These lice have pincer-like tarsal claws for clinging to hairs of their host. They have more than one row of setae per abdominal segment and lack a sternal plate and abdominal spicules. Transmission is between host dogs. Foxes may act as a natural reservoir of infection for these lice.
In tropical urban environments, prevalence rates in dogs can approach 10%.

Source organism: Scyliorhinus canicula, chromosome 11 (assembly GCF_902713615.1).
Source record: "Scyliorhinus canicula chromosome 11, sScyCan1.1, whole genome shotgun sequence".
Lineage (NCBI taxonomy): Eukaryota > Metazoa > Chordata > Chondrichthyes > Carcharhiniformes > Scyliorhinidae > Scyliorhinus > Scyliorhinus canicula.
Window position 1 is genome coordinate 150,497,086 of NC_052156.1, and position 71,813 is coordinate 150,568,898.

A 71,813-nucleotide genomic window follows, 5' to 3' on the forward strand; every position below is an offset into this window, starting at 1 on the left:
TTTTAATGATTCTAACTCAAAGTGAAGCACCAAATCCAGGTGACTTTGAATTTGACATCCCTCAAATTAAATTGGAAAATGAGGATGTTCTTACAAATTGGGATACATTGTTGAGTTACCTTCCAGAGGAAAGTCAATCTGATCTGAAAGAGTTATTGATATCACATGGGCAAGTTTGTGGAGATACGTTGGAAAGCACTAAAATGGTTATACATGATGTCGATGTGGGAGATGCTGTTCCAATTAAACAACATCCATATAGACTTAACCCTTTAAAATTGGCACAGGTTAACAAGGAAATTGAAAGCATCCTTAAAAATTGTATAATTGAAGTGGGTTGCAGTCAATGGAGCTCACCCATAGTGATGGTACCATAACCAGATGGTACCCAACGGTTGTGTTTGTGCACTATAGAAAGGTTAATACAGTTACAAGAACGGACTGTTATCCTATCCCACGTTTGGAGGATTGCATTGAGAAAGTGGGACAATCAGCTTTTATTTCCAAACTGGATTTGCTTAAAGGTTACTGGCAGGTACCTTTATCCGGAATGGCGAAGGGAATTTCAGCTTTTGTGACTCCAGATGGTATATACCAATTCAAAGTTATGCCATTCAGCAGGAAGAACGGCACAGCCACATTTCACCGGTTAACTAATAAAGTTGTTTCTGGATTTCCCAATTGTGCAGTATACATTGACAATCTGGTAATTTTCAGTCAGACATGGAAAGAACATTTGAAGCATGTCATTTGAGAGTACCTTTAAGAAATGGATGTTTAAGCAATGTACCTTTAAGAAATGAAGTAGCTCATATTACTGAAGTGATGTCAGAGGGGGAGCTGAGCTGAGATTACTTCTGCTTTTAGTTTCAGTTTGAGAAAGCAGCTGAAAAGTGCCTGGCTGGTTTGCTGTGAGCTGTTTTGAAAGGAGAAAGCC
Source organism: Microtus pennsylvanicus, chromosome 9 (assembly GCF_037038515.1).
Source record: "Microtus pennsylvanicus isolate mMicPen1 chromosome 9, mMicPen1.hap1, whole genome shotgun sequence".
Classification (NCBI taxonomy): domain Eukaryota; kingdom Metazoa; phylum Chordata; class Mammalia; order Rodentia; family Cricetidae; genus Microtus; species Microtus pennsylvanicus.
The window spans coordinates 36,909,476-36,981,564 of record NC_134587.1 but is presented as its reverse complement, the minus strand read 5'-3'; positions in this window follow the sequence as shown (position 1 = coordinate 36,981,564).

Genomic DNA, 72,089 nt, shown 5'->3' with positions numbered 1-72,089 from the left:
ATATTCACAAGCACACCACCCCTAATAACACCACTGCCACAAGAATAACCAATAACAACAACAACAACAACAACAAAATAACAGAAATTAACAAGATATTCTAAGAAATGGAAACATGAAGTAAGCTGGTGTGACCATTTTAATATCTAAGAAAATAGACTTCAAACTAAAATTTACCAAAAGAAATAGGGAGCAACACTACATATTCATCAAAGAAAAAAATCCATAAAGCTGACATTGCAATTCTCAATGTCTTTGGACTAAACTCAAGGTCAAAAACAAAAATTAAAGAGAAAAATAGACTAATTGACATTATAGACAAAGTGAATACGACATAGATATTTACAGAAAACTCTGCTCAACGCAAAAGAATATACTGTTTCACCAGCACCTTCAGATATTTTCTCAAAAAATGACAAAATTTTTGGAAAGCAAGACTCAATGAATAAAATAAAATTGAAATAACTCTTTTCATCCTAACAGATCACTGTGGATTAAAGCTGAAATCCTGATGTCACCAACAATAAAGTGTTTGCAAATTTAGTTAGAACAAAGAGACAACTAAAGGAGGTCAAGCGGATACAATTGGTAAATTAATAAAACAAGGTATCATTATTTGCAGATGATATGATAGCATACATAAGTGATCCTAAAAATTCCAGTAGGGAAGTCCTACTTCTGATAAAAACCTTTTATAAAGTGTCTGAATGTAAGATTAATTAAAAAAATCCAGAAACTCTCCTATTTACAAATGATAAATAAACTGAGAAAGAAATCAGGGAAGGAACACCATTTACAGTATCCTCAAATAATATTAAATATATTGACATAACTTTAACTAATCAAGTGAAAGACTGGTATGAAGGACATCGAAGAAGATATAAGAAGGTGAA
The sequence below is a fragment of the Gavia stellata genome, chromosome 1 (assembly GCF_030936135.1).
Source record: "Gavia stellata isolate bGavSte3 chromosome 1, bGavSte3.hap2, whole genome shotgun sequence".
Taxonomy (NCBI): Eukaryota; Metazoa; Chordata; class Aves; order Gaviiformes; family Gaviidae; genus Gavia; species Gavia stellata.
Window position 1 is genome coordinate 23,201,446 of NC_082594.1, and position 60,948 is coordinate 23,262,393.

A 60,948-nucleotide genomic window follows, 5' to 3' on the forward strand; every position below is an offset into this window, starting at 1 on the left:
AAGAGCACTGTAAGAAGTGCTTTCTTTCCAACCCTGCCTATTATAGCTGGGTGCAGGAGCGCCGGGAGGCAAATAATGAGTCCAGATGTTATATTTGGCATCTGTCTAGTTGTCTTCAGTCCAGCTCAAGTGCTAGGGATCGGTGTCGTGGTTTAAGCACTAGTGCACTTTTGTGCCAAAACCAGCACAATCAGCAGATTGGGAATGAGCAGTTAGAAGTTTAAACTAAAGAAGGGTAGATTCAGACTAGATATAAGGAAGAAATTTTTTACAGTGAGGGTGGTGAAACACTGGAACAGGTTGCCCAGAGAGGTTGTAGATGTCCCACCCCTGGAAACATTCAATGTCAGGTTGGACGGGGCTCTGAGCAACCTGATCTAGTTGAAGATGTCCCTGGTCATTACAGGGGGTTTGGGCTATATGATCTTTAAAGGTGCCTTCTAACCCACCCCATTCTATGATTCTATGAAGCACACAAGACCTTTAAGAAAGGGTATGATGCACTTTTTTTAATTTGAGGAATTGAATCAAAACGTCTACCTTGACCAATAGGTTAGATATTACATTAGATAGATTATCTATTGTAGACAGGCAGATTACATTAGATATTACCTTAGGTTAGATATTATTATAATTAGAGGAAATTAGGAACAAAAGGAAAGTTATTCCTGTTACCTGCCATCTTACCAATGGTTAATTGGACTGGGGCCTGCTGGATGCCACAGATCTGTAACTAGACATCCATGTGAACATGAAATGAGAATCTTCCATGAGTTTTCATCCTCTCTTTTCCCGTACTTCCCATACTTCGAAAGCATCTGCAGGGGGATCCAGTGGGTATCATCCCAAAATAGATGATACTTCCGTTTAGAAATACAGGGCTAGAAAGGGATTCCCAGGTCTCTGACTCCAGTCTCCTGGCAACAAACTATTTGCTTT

Species which are pathogenic to dogs include:
- Trichodectes canis
Clinical symptoms are usually limited to superficial dermatitis and secondary self-trauma due to the pruritus associated with lice activity on the coat.
Diagnosis is made readily on microscopic identification of adults on hair shafts.
Treatment is effective with most topical or parenteral macrocyclic lactones such as selamectin, moxidectin, ivermectin as well as other drugs such as imidacloprid, milbemycin oxime and insecticidal shampoos.
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